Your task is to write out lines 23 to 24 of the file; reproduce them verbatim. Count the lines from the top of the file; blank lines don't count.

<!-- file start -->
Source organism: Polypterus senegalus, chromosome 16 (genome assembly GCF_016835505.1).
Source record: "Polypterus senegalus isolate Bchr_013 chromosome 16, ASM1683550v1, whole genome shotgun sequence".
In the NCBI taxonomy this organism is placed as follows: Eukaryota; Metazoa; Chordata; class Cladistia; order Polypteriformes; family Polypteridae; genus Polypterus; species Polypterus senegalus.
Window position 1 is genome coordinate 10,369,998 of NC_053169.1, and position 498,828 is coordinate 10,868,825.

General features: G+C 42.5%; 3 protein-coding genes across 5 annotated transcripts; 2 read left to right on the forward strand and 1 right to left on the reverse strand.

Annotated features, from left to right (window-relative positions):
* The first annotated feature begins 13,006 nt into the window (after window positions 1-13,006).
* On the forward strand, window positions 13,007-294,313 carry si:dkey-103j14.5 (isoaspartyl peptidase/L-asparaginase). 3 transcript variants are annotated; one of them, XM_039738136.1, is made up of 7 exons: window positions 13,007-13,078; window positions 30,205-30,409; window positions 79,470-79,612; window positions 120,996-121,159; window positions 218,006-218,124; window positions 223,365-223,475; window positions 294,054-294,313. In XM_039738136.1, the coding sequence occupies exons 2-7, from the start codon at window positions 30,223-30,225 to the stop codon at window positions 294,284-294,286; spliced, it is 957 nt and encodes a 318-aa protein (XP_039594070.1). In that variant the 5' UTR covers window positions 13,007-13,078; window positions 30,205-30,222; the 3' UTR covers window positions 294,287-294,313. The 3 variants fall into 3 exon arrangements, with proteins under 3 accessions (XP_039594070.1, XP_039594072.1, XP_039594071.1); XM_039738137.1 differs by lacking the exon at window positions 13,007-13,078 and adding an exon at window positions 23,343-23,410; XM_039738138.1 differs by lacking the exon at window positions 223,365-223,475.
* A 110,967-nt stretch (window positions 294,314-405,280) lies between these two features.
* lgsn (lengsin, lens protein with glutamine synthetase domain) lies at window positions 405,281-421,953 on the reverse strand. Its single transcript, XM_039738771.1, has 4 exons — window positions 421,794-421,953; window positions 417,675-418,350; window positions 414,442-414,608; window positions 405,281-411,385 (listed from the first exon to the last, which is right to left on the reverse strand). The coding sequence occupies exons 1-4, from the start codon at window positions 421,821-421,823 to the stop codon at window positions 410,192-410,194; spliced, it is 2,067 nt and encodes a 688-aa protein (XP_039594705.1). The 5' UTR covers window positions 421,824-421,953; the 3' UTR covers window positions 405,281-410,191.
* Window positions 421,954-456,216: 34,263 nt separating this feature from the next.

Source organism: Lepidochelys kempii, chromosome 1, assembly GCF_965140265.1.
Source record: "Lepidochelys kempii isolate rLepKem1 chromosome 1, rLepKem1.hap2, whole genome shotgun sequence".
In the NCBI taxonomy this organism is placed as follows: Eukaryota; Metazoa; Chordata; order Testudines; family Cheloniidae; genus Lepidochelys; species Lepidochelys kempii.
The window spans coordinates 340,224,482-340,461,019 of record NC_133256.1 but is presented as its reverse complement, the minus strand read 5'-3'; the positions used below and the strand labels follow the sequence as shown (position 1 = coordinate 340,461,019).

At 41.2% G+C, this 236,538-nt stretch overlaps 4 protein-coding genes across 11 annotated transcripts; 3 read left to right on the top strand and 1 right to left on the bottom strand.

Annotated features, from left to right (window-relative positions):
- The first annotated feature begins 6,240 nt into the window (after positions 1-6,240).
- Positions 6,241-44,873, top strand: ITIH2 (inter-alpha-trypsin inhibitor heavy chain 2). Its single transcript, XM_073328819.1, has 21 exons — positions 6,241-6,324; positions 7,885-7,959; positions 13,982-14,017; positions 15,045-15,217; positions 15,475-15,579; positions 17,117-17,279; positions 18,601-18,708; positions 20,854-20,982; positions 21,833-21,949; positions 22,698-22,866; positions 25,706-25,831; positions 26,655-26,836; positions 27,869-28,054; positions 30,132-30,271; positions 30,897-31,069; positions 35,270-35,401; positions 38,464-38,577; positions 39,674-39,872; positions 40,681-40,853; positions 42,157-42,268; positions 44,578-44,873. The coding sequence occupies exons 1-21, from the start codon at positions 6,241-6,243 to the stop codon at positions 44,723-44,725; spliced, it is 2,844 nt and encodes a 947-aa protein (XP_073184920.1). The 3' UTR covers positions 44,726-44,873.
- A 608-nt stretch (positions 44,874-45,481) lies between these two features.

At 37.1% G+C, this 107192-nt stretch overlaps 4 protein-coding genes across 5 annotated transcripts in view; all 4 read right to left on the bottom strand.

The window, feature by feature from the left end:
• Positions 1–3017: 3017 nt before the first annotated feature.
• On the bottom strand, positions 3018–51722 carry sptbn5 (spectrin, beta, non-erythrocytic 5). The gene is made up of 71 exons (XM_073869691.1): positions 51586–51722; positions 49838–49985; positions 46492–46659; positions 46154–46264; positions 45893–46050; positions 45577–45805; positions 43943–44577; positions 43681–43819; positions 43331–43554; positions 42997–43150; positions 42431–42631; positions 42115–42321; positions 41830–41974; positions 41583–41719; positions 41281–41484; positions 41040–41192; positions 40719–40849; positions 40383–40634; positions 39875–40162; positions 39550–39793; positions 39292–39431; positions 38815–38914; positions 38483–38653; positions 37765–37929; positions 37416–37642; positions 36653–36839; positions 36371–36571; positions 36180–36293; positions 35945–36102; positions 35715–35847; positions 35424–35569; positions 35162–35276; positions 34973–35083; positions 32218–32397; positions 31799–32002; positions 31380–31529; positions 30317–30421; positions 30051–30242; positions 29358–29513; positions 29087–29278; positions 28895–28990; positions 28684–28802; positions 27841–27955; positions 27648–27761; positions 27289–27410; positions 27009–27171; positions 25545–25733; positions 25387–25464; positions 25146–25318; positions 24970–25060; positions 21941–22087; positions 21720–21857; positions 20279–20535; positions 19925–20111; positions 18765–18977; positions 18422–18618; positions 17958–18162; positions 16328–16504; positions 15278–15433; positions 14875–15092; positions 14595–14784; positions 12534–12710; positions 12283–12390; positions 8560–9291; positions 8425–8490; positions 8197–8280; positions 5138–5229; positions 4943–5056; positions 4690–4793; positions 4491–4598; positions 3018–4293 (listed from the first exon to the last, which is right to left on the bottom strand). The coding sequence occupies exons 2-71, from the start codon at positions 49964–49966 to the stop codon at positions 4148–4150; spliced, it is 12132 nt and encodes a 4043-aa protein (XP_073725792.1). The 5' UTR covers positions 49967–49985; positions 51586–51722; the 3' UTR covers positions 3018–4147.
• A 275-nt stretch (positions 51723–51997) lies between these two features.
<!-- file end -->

• Positions 1–3017: 3017 nt before the first annotated feature.
• On the bottom strand, positions 3018–51722 carry sptbn5 (spectrin, beta, non-erythrocytic 5). The gene is made up of 71 exons (XM_073869691.1): positions 51586–51722; positions 49838–49985; positions 46492–46659; positions 46154–46264; positions 45893–46050; positions 45577–45805; positions 43943–44577; positions 43681–43819; positions 43331–43554; positions 42997–43150; positions 42431–42631; positions 42115–42321; positions 41830–41974; positions 41583–41719; positions 41281–41484; positions 41040–41192; positions 40719–40849; positions 40383–40634; positions 39875–40162; positions 39550–39793; positions 39292–39431; positions 38815–38914; positions 38483–38653; positions 37765–37929; positions 37416–37642; positions 36653–36839; positions 36371–36571; positions 36180–36293; positions 35945–36102; positions 35715–35847; positions 35424–35569; positions 35162–35276; positions 34973–35083; positions 32218–32397; positions 31799–32002; positions 31380–31529; positions 30317–30421; positions 30051–30242; positions 29358–29513; positions 29087–29278; positions 28895–28990; positions 28684–28802; positions 27841–27955; positions 27648–27761; positions 27289–27410; positions 27009–27171; positions 25545–25733; positions 25387–25464; positions 25146–25318; positions 24970–25060; positions 21941–22087; positions 21720–21857; positions 20279–20535; positions 19925–20111; positions 18765–18977; positions 18422–18618; positions 17958–18162; positions 16328–16504; positions 15278–15433; positions 14875–15092; positions 14595–14784; positions 12534–12710; positions 12283–12390; positions 8560–9291; positions 8425–8490; positions 8197–8280; positions 5138–5229; positions 4943–5056; positions 4690–4793; positions 4491–4598; positions 3018–4293 (listed from the first exon to the last, which is right to left on the bottom strand). The coding sequence occupies exons 2-71, from the start codon at positions 49964–49966 to the stop codon at positions 4148–4150; spliced, it is 12132 nt and encodes a 4043-aa protein (XP_073725792.1). The 5' UTR covers positions 49967–49985; positions 51586–51722; the 3' UTR covers positions 3018–4147.